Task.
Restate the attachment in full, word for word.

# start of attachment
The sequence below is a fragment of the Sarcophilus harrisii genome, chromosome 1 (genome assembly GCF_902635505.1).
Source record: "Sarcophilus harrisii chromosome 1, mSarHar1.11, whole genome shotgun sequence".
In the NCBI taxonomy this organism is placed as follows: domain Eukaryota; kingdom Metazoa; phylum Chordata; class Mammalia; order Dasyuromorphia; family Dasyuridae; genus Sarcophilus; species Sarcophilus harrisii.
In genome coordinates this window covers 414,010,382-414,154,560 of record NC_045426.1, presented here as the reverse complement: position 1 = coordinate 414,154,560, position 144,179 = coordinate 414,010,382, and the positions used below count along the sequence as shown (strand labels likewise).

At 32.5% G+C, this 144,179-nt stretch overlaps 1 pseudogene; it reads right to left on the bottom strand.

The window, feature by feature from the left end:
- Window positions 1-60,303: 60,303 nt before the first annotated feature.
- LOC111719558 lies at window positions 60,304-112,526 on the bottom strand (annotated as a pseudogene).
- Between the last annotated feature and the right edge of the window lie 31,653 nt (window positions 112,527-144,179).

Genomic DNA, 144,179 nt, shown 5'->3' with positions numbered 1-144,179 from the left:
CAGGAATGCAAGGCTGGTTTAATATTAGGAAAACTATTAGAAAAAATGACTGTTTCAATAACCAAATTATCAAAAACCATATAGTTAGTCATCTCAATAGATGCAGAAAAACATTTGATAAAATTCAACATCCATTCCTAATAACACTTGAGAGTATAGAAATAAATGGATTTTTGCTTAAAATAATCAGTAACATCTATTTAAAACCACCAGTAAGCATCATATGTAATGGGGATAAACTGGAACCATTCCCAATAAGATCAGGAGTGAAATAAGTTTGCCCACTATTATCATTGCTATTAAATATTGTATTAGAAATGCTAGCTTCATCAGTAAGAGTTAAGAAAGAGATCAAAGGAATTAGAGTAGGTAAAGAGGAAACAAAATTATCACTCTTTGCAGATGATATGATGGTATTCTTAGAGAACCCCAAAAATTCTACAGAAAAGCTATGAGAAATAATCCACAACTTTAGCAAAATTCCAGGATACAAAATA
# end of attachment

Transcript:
The sequence below is a fragment of the Sarcophilus harrisii genome, chromosome 1 (genome assembly GCF_902635505.1).
Source record: "Sarcophilus harrisii chromosome 1, mSarHar1.11, whole genome shotgun sequence".
In the NCBI taxonomy this organism is placed as follows: domain Eukaryota; kingdom Metazoa; phylum Chordata; class Mammalia; order Dasyuromorphia; family Dasyuridae; genus Sarcophilus; species Sarcophilus harrisii.
In genome coordinates this window covers 414,010,382-414,154,560 of record NC_045426.1, presented here as the reverse complement: position 1 = coordinate 414,154,560, position 144,179 = coordinate 414,010,382, and the positions used below count along the sequence as shown (strand labels likewise).

At 32.5% G+C, this 144,179-nt stretch overlaps 1 pseudogene; it reads right to left on the bottom strand.

The window, feature by feature from the left end:
- Window positions 1-60,303: 60,303 nt before the first annotated feature.
- LOC111719558 lies at window positions 60,304-112,526 on the bottom strand (annotated as a pseudogene).
- Between the last annotated feature and the right edge of the window lie 31,653 nt (window positions 112,527-144,179).

Genomic DNA, 144,179 nt, shown 5'->3' with positions numbered 1-144,179 from the left:
CAGGAATGCAAGGCTGGTTTAATATTAGGAAAACTATTAGAAAAAATGACTGTTTCAATAACCAAATTATCAAAAACCATATAGTTAGTCATCTCAATAGATGCAGAAAAACATTTGATAAAATTCAACATCCATTCCTAATAACACTTGAGAGTATAGAAATAAATGGATTTTTGCTTAAAATAATCAGTAACATCTATTTAAAACCACCAGTAAGCATCATATGTAATGGGGATAAACTGGAACCATTCCCAATAAGATCAGGAGTGAAATAAGTTTGCCCACTATTATCATTGCTATTAAATATTGTATTAGAAATGCTAGCTTCATCAGTAAGAGTTAAGAAAGAGATCAAAGGAATTAGAGTAGGTAAAGAGGAAACAAAATTATCACTCTTTGCAGATGATATGATGGTATTCTTAGAGAACCCCAAAAATTCTACAGAAAAGCTATGAGAAATAATCCACAACTTTAGCAAAATTCCAGGATACAAAATA